Dan Santat is a master storyteller. I know. I’ve witnessed it first hand…well, through skype. You see, I’ve had the privilege to work (and learn) along side Dan over the past 6 or so years since we first met. And what an incredible privilege that is. I’ve seen him sculpt his stories from ideas and inklings into NYT Best sellers and a Caldecott winner. While we skype away on our “podcast”, we talk and often discuss the craft of story telling – “What makes ______ a good book?”. I can tell you that Dan is not someone who feels he can rest on his past successes. He asks this question because of how much he wants to tell the best stories possible, and in a sense, he demands it of his own work.
I believe After the Fall is Dan’s best work yet because of this.
After the Fall is special for many reasons. Dan’s use of color, his dramatic layouts, the design of the book-package as a whole, but one thing I think stands out even above those in After the Fall. His use of pacing.
Dan is extremely skilled at intentionally matching the pacing of his text and the page turn with the artwork. I think his relentless observation of story, in all forms that we consume, lend to this result. His use of pacing only emphasizes the colors, the moods and emotions, the dramatic layouts and his design.
After the Fall starts before we ever read a word. We’re into this story from the end papers, probably not even realizing it as we read the title page, and then finally on the first spread, we’re there. The familiar scene was set and we’ve just witnessed the accident that we all know about. Now we want to know what happens next.
The next couple pages we’re seeing the result of how Humpty’s fall affected him. The sentences are clear. The scenes are laid out and the text is split. We’re pausing to pass to the next sentence while our eyes are literally being carried across the details that Dan is wanting us to notice. Again. Intentional – but also very natural. If there was a lot of text, we’d likely miss some of the details. But it’s also not so short that we’re just skipping over things either.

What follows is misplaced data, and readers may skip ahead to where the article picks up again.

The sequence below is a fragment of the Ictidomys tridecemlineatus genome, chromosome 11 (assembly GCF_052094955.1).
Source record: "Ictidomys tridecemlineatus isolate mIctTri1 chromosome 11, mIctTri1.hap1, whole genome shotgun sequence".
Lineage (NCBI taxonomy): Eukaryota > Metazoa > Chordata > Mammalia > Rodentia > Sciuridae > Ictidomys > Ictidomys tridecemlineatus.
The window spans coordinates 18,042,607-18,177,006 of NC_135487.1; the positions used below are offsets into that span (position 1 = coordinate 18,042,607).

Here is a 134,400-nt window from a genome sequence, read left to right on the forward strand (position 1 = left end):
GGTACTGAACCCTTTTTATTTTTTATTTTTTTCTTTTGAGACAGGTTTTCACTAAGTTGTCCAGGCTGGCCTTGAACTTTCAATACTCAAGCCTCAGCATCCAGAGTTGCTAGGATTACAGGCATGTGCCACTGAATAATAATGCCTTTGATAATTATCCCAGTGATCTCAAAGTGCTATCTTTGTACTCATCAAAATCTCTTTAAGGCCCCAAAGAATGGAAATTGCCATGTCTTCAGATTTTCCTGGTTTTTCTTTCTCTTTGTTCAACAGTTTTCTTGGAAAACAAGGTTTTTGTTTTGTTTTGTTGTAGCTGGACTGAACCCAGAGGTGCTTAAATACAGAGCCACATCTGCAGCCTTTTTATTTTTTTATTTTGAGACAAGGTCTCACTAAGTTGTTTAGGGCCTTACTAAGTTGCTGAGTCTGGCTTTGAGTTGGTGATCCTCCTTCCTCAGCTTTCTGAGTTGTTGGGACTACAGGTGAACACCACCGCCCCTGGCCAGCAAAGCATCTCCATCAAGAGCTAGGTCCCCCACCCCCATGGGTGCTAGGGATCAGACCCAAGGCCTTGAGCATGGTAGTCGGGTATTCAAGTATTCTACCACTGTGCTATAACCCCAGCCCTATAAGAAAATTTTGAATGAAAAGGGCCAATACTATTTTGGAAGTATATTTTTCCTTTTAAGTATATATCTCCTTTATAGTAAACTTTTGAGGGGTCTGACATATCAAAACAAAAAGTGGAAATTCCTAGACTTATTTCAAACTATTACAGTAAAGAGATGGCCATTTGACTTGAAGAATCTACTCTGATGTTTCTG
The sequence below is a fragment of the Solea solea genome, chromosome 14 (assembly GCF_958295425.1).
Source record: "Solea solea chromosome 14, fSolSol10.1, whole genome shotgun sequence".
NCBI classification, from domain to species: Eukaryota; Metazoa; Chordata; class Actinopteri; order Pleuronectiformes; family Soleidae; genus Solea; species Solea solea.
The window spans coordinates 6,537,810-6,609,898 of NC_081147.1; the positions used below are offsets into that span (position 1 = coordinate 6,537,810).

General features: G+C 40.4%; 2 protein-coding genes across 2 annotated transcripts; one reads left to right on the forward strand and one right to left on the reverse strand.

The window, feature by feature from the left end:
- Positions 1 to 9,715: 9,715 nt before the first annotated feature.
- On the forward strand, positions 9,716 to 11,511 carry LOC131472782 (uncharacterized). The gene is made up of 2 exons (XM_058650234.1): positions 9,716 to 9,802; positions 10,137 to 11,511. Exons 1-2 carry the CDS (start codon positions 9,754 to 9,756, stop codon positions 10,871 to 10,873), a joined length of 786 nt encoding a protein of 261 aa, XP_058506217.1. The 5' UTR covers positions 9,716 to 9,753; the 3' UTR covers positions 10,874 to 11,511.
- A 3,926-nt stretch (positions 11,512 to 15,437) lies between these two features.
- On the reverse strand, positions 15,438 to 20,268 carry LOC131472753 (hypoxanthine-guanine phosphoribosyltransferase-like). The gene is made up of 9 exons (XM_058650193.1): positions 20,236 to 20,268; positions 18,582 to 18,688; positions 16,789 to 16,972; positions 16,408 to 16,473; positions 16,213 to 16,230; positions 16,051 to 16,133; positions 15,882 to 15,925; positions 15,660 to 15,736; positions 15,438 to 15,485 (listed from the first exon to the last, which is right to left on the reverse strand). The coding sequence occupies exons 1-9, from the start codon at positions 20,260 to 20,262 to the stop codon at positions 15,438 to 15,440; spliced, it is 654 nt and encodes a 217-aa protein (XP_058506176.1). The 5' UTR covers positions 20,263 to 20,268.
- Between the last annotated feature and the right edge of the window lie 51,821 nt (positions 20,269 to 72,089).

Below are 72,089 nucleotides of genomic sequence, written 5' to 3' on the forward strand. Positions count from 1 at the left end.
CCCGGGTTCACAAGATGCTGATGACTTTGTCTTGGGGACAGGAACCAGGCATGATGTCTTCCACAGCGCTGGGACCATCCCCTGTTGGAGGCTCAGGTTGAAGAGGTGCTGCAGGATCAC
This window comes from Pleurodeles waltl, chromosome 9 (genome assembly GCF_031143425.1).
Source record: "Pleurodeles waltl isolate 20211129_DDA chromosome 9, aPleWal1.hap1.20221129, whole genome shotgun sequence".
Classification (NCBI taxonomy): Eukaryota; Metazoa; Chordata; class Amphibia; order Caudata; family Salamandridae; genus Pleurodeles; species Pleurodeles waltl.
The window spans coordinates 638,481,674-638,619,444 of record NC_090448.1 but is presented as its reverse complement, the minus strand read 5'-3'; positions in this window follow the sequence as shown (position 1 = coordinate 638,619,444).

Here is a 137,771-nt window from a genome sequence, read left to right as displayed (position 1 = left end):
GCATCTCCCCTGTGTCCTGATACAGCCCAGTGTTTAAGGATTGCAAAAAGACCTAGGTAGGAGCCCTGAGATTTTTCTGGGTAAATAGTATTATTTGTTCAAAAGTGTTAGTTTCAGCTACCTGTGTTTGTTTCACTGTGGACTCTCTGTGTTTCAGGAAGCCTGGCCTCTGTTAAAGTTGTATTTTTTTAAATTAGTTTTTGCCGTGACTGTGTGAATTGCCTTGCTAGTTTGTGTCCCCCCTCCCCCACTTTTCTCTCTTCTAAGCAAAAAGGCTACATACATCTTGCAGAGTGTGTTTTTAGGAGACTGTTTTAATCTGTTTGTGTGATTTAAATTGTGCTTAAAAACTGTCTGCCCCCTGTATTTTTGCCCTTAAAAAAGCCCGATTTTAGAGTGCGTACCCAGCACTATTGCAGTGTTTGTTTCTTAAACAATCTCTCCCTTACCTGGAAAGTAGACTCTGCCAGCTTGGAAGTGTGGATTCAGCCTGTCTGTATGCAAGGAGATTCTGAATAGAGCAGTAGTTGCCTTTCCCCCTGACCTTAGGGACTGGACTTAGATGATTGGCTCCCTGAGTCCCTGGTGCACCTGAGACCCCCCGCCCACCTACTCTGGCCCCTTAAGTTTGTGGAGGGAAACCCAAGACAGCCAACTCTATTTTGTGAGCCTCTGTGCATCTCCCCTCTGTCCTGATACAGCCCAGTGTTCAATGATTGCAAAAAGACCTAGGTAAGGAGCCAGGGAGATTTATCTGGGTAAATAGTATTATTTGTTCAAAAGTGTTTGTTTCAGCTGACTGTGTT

There are times in this book where we’re able to take in a key moments that he wants us to slow down or speed up for. It will incorporate a mood shift. An emotional connection that he’s intentionally is wanting us to pick up as we carry on in the story and turn the page.
Through facing pages, multiple spot illustrations, but mostly beautiful scenic spreads, After the Fall is matching the pace it feels it should be read at. Meaning, by the end, it’s a story that feels absolutely completed. A book that doesn’t need to go back and be read again immediately because it doesn’t feel like we missed anything – it can wait until the next sitting. A trait that I think is shared with few other books.
Next time you’re reading a book (or writing one), consider the pacing. Does it feel like it’s connecting with you in the right way? Did the timing or mood of it feel a bit off, pausing or turning the page before you had processed it all? What about the anticipation of what was coming next? How well was the artwork aiding in these causes? These are things that I observe Dan doing and am learning to do so myself.
Extra special bonus note: Check this clipping from one of the spreads, eh. Notice it? (thanks, Dan!)
*Housekeeping from September 15th’s THERE’S NOTHING TO DO Post!
Now I also have to do the signed giveaway. Firstly, huge thank you to everyone who participated and commented last month.
To find the winner, I went to RANDOM.org and generated that the winner would be the 77th comment! (see->).
Congratulations to Traci Bold! I’ll be in touch and get that signed copy out to you asap!
Until next time!